The Mists of Avalon. Marion Zimmer Bradley

Themes Explored: Arthur Legend, magic, identity, fantasy, lore, witchcraft, historical fiction, mythology, romance, feminism, skepticism, incest, druidism, old ways, early Christianity, cultural identity, mysticism, loyalty, betrayal, kingship, masculinity

Synopsis: Here is the magical legend of King Arthur, vividly retold through the eyes and lives of the women who wielded power from behind the throne: the devout Gwenhwyfar, Arthur’s queen; Viviane, high priestess of Avalon and Lady of the Lake; above all, Morgaine, possessor of the Sight, the wise-woman fated to bring ruin on them all… (From Goodreads)

Review: The Mists of Avalon reimagines of the Arthur Legend from the perspective of the women behind the throne. These include Viviane, Gwenhwyfar, Morgaine, and Igraine, all the women instrumental in creating Camelot. When Bradley’s book debuted it caused a  shockwave. No one had written a novel about the Arthur legend through a feminine perspective.

 Another key subplot involves the tension between the fall of Druidism and the rise of Christianity in Medieval England. This tension underlies a majority of the drama and philosophical discussion in the narrative. As the women exhibit different moral beliefs than a majority of the men some interesting events occur do to this disconnect

Viviane is the Lady of the Lake, High Priestess of Avalon, and sister of the Lady Igraine. One day the Great Goddess grants Viviane a “vision” where she foresees Britain united under a high king. This high king will remain true to Avalon and champion the old religion over Christianity. To bring this vision about, Viviane chooses Igraine to birth this new king.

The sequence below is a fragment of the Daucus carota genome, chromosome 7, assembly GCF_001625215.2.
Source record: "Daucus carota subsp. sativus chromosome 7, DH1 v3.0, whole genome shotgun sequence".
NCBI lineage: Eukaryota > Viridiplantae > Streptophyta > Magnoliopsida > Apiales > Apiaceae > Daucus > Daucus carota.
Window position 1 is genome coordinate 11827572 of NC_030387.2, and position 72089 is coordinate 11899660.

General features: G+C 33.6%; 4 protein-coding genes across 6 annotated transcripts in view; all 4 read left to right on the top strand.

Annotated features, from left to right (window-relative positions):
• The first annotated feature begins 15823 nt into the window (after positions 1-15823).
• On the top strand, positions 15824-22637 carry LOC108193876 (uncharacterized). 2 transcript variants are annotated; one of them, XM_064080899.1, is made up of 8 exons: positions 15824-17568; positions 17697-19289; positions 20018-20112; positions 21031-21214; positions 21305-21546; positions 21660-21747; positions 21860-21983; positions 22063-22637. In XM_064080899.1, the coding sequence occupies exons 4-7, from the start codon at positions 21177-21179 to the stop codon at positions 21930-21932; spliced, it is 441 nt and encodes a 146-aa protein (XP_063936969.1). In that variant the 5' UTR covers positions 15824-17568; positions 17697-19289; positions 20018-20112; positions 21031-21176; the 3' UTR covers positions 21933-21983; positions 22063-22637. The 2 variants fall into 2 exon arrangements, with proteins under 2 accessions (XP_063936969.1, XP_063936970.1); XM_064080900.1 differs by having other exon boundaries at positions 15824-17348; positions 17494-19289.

Morgaine, Igraine’s daughter, is trained to succeed Viviane as the next high priestess of Avalon. This plan go awry when Morgaine, a priestess-virgin, is chosen as the tribute to be deflowered by Arthur in his pagan coming-of-age ritual. Morgaine falls pregnant, which causes concern as Arthur is her half-brother. Neither one knew of this relation until afterwards. In a desperate fit of self-preservation, Morgaine flees Avalon, forsakes her High Priestess training, and sows the seeds for tragedy. From here on out the narrative follows the traditional Arthur Legend.

Gwenhwyfar, the Christian Queen, sets in motion the demise of Camelot. She becomes distraught over her infertility and lust over Lancelot. At her urging, Arthur flies the banner of the Cross and Virgin and uses the Goddess’s Holy Regalia in a Christian mass. They hope these actions will help Gwenhwyfar conceive an heir. This horrifies Viviane and triggers immense backlash throughout the realm. The Goddess takes revenge and scatters Arthur’s Knights of the Round Table on a quest for the elusive Holy Grail. This breaks apart Camelot and causes the decline of Arthur.

In most adaptations of the Arthur Legend, Mogan le Fay (Morgaine) is generally portrayed as a one-dimensional pagan witch. Bradley presents Morgaine as a woman with a unique gift in a time of political and spiritual upheaval. She defends her beliefs and matriarchal heritage in the face of a rapidly changing society. There are two sides to every story and Morgaine probably never saw herself as a villain, just underappreciated. Bradley chose to rewrite the legend by fully articulating the experiences of the women during times of cultural change and tensions about gender roles in society. King Arthur’s feuds, battles, quests, and prophecies round out the underlying subplots but are definitely secondary to the main narrative.

All the jousts and battles are included, along with the familiar lustful romance: Gwenhwyfar’s love for Lancelot and Arthur; Arthur’s love for Gwenhwyfar and lust for Morgaine; and Morgaine’s love for her son and Lancelot. The Goddess, apparently, has no prohibitions against incest or hemophilia.

Morgaine eventually learns that she is both the Goddess and the Fairy Queen. This actually pays homage to the 14th Century tale Sir Gawain and the Green Knight. In that poem the ending reveals the Morgaine had schemed to test Gawain’s chastity and to dampen Arthur’s pride. In a sense The Mists of Avalon merely pulls the curtains off of Arthur’s Legend and shows all the players in the background pulling strings. The novel is long, but the pacing is great and the narrative never drags.  

The Mists of Avalon, Ballantine Books, 1984, ISBN  9780345350497

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